Clara by Janice Galloway

Jonathan Cape, 2002, 432 p. Borrowed from a threatened library. One of the Herald’s “100” best Scottish Fiction Books.

 Clara cover

This is a departure for Galloway, whose previous two novels were clearly written from a Scottish perspective. However, there is nothing distinctly Scottish about this book – it is a biographical novel about Clara Wieck, a famous concert pianist (one of the first to perform from memory) and composer in her own right, who married fellow composer Robert Schumann and in later life was instrumental in promoting the works of Brahms. As such the novel could as easily have been written by a non-Scot.

The book is an intensely literary one, with a certain terseness to the writing at times but with none of the typographical and narrative tics of Galloway’s previous two novels. (The only such diversions here are the dialogue not being set in quotation marks plus lists of musical pieces and concert tour destinations.)

Clara’s father was Friedrich Wieck, pre-eminent piano teacher of Liepzig, whose “project” Clara was, bringing her to the attention of music lovers across Europe – she was awarded the title of virtuosa of the Austrian Imperial Court no less – but who objected profusely to the thought of her getting married and so out of his control, placing innumerable obstacles in her way. Her eventual marriage to Schumann (which came only after legal proceedings sanctioned it) brought her freedom from her father but other complications, children not the least among them. As Galloway tells it, Schumann did not seem to know the steps to take to avoid this otherwise inevitable consequence of marital relations. The marriage was no less a test then daughterhood. Clara reflects that, “Husbands were more various and inexplicable than one imagined, she had been told and there was no arguing.” The stresses of both spouses being creative artists did not help, Schumann’s insecurities at being less successful than his wife adding to the tension. And then there was the fact that Schumann became increasingly unstable (his bouts of frenzied composing perhaps suggest bipolar disorder but it is probable he was syphilitic) and Clara could not keep covering for him. Hence the responsibility for providing their financial security devolved onto her. There is also a notable incident which occurred during the May 1849 uprising in Dresden (one of the last of the series of “revolutions of 1848”) where Clara walked in to the city through the front lines to rescue her children and back out with them.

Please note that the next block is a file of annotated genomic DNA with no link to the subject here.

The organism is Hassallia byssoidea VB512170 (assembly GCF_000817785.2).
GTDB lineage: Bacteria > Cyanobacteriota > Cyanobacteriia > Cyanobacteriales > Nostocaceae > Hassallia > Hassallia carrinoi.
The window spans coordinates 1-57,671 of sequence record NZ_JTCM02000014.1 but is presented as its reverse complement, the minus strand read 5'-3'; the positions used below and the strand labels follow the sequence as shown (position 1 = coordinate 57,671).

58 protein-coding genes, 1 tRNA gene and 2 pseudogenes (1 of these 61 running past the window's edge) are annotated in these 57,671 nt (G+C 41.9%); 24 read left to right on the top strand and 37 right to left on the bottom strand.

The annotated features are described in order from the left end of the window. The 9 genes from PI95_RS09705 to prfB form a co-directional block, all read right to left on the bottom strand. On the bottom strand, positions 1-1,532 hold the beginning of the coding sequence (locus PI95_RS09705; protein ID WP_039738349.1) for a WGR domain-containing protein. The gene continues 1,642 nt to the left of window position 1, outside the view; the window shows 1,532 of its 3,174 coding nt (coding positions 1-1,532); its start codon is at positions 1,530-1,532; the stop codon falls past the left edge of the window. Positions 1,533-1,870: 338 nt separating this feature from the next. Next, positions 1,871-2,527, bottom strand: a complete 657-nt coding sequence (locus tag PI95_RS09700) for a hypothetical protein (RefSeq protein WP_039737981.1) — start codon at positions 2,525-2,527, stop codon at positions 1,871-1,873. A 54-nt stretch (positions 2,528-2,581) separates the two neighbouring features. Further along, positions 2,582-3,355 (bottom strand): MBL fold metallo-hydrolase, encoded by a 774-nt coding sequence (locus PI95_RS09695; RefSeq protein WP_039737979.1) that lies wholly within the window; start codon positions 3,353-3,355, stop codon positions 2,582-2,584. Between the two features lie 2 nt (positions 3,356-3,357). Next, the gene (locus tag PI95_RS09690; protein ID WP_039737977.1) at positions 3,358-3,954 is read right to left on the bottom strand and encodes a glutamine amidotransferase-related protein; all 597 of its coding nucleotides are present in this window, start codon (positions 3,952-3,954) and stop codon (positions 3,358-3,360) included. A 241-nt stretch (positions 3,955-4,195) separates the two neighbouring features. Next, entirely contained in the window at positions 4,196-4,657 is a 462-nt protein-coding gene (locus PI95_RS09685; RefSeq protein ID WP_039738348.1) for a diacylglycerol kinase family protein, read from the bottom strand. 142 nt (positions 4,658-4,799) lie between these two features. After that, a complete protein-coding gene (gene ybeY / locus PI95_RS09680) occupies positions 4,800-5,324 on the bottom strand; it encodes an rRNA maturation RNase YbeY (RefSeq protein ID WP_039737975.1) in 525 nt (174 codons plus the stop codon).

In among all this we meet not only Schumann and Brahms, but Liszt, Mendelssohn and Wagner, not all of whom Clara held in esteem.

In what is a novel clearly emphasising the contribution made by Clara to music (and by implication that of women to wider life) in a relationship in which she was the stronger force it seems a little odd that Galloway’s novel ends at the death of Robert in the asylum where he had spent the last few years of his life while not allowed any contact with Clara. It is almost as if it was her life that ended then. Nevertheless Clara is an impressive achievement certainly worthy of inclusion in a list of 100 best fiction books by Scots.

Pedant’s corner:- miniscule (minuscule,) hoves into view (heaves into view,) her family were practised in it (her family was,) vocal chords (cords,) Stuttgard (Stuttgart,) “one less good man on this earth” (one fewer,) the orchestra were a froth of anticipation (the orchestra was,) homeopath (the correct homoeopath appears twice later.)

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